In the past few weeks, after days spent working outside, painting and such, I sit down to some reading material that helps me calm down, focus, learn and fortuitously gain insight as to where I should improve my own photographic practices, particularly with portraiture. One great book from 1994, The Complete Book of Photography by John Freeman, mostly focusing on colour film photography, has given me a strong boost in confidence in relation to my personal views on digital colour photography. I am still reading through the many pages this book holds and thoroughly appreciate the value each page contains. I feel fairly sure that I will be referring to the pages in this book, many numerous times in the future.
Another book I obtained at the same time, rather different in context, was 20th Century Photography: A Complete Guide to the Greatest Artists of the Photographic Age by Reuel Golden. I find this book to be incredibly beautiful. The content inside brings me deep, great joy. This is the kind of photography I look for. More so than the previously mentioned – this book will most likely be my preferred photographic bible for many years to come.
Along the same lines as the “C20” book, the following is a posting re-blogged from an amazing website I discovered about a month ago, The Selvedge Yard. Eve Arnold‘s work in particular (featured in “C20”), not just of Marilyn Monroe, draws my eye. Her work is so incredibly striking and beautiful. Many wonderful sights to see. But in the celebration of Miss Monroe, here is an interesting look into one photographers (Philippe Halsman) photographic workflow in motion.
MARILYN MONROE, THE TALK OF HOLLYWOOD | 1952 PHOTOGRAPHY OF PHILIPPE HALSMAN
In 1952, LIFE magazine assigned photographer Philippe Halsman to shoot Marilyn Monroe in her tiny Hollywood studio apartment. The resulting cover photo (at the end of this post) pushed her over the top, giving her immediate superstar status, and 20th Century Fox jumped to sweeten her existing multi-year contract to keep their starlet happy.
“I drove to the outskirts of Los Angeles where Marilyn lived in a cheap two-room apartment. What impressed me in its shabby living room was the obvious striving for self-improvement. I saw a photograph of Eleanora Duse and a multitude of books that I did not expect to find there, like the works of Dostoyevsky, of Freud, the History of Fabian Socialism, etc. On the floor were two dumbbells.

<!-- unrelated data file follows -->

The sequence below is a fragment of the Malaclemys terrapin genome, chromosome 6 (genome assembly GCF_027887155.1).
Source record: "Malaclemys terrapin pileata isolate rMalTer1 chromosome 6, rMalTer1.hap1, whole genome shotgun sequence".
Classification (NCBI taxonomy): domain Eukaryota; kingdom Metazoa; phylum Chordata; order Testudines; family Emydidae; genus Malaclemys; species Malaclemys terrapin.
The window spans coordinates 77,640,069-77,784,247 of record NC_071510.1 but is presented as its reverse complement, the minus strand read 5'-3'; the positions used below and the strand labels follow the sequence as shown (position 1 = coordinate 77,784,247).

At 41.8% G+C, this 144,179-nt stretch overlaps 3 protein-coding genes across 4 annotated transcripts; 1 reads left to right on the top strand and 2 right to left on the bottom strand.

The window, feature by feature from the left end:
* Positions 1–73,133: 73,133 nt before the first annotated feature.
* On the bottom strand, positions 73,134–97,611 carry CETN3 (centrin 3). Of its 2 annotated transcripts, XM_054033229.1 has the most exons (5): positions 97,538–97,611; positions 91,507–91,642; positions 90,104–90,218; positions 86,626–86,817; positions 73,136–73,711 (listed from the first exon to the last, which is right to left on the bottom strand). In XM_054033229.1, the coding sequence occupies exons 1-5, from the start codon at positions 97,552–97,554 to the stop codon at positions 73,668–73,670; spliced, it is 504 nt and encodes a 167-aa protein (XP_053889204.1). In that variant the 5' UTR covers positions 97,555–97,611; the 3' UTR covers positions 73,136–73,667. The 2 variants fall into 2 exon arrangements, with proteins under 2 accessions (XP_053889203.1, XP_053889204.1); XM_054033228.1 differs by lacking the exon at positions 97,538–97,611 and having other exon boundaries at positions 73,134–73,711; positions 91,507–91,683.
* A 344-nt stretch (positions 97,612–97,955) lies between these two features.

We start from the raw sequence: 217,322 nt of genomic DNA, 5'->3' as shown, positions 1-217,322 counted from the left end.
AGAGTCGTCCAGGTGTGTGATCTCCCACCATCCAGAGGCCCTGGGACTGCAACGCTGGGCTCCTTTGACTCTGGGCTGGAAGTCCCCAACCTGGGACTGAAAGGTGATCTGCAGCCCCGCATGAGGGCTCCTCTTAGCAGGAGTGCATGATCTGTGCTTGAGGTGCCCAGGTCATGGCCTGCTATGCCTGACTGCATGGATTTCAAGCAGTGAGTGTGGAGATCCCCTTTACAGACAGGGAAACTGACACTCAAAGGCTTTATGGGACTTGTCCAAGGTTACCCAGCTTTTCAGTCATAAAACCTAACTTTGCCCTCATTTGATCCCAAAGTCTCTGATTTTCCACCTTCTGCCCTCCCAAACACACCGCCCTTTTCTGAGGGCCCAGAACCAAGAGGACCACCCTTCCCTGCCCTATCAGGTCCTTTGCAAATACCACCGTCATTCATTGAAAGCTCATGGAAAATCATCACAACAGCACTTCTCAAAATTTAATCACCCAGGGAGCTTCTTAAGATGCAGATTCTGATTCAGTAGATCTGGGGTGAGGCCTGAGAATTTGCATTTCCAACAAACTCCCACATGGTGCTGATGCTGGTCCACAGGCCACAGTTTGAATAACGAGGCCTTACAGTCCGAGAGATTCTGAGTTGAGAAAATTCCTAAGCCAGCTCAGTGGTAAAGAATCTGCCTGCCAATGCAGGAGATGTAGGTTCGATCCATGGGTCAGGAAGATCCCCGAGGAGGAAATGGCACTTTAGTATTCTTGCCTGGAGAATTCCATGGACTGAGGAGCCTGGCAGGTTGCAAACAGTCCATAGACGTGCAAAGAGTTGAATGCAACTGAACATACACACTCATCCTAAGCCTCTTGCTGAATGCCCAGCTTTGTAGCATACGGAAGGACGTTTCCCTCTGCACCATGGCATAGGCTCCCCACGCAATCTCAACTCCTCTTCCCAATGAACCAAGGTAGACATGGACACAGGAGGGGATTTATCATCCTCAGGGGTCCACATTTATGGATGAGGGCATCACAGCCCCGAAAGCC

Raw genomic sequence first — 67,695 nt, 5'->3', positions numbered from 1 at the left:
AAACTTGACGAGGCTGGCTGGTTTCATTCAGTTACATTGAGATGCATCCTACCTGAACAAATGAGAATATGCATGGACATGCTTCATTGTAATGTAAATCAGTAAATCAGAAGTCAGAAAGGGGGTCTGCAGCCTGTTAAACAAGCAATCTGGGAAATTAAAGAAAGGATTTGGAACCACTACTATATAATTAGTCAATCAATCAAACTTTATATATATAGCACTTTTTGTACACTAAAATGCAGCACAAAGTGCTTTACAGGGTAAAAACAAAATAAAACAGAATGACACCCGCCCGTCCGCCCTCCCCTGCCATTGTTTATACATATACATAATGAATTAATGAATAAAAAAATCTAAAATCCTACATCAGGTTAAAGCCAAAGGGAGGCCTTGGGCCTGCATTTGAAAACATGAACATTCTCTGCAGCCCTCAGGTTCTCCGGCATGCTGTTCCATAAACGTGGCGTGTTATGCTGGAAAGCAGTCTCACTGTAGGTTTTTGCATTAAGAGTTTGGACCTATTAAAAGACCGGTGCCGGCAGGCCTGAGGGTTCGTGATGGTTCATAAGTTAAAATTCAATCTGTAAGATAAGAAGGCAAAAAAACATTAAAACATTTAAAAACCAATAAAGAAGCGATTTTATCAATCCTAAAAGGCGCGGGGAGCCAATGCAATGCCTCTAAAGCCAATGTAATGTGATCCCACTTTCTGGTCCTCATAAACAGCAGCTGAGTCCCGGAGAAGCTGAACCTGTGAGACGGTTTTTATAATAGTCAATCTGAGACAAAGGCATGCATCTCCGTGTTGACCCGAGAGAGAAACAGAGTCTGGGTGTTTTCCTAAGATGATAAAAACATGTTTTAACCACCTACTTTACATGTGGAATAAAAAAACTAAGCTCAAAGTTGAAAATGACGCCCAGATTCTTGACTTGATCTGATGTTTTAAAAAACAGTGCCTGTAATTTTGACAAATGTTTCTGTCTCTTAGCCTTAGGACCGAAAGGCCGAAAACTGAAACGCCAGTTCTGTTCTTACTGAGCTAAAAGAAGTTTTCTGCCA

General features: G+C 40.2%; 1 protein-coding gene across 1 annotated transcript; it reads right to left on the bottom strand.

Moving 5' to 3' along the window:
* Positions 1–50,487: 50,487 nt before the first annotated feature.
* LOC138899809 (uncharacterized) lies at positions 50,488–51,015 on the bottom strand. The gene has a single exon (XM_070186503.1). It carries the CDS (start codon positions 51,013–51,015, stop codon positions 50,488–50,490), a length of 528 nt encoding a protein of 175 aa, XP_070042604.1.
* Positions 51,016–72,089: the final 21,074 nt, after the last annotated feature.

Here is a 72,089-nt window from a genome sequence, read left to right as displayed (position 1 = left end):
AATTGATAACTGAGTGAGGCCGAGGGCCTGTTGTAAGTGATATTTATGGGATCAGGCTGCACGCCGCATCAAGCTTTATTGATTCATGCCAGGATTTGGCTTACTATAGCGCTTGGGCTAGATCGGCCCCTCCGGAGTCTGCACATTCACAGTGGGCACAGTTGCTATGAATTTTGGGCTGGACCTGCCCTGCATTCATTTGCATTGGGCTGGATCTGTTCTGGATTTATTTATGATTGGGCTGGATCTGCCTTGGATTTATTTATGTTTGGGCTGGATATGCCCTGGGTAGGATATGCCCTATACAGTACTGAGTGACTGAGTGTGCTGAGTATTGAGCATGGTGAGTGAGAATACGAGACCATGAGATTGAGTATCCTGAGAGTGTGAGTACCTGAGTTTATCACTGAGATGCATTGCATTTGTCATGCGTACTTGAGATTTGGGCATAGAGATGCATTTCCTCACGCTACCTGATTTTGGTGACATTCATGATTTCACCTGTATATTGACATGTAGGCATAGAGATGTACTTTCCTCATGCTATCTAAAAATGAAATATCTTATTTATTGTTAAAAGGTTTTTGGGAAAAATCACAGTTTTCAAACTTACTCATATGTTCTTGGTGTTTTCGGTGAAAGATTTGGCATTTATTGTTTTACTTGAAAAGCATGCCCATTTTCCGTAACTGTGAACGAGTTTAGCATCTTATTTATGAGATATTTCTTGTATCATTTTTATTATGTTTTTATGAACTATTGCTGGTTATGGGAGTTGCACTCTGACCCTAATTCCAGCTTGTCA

I took hundreds of pictures. Finally I asked her to stand in the corner of the room. I was facing her with my camera, the LIFE reporter and my assistant at my sides. Marilyn was cornered and she flirted with all three of us. And such was her talent that each one of us felt that if only the other two would leave, something incredible would happen. Her sex-appeal was not a put-on– it was her weapon and her defense.” –Philippe Halsman
There’s something about these striking images of a young Marilyn Monroe working out in her jeans and terry cloth bikini top that are at once both innocent and sexy– which I guess is the magic of her eternal allure. The shot of her holding up two dumbbells while reclined on the weight bench happens to be my favorite Marilyn shot ever. She seems to be in a period of self-improvement, toning her body, mind, and spirit. Too bad she was soon headed towards more drama and pain.
In the spring of 1952, Halsman put his signature technique to work when LIFE sent him to Hollywood to photograph Marilyn Monroe. Halsman asked Monroe to stand in a corner, and placed his camera directly in front of her. Later, he recalled that she looked “as if she had been pushed into the corner cornered with no way to escape.” Then Halsman, his assistant, and Life’s reporter staged a “fiery” competition for Monroe’s attention. “Surrounded by three admiring men she smiled, flirted, giggled and wriggled with delight. During the hour I kept her cornered she enjoyed herself royally, and I . . . took between 40 and 50 pictures.” via